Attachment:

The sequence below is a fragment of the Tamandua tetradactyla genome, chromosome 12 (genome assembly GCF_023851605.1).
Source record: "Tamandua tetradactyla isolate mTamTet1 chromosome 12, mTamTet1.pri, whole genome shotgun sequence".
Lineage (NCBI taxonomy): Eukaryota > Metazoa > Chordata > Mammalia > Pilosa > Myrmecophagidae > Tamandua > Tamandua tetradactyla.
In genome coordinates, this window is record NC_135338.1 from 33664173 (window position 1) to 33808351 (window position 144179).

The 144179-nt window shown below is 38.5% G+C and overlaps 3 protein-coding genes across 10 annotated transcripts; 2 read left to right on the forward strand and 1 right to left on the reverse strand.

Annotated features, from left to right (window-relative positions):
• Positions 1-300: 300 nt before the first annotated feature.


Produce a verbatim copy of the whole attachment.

The sequence below is a fragment of the Tamandua tetradactyla genome, chromosome 12 (genome assembly GCF_023851605.1).
Source record: "Tamandua tetradactyla isolate mTamTet1 chromosome 12, mTamTet1.pri, whole genome shotgun sequence".
Lineage (NCBI taxonomy): Eukaryota > Metazoa > Chordata > Mammalia > Pilosa > Myrmecophagidae > Tamandua > Tamandua tetradactyla.
In genome coordinates, this window is record NC_135338.1 from 33664173 (window position 1) to 33808351 (window position 144179).

The 144179-nt window shown below is 38.5% G+C and overlaps 3 protein-coding genes across 10 annotated transcripts; 2 read left to right on the forward strand and 1 right to left on the reverse strand.

Annotated features, from left to right (window-relative positions):
• Positions 1-300: 300 nt before the first annotated feature.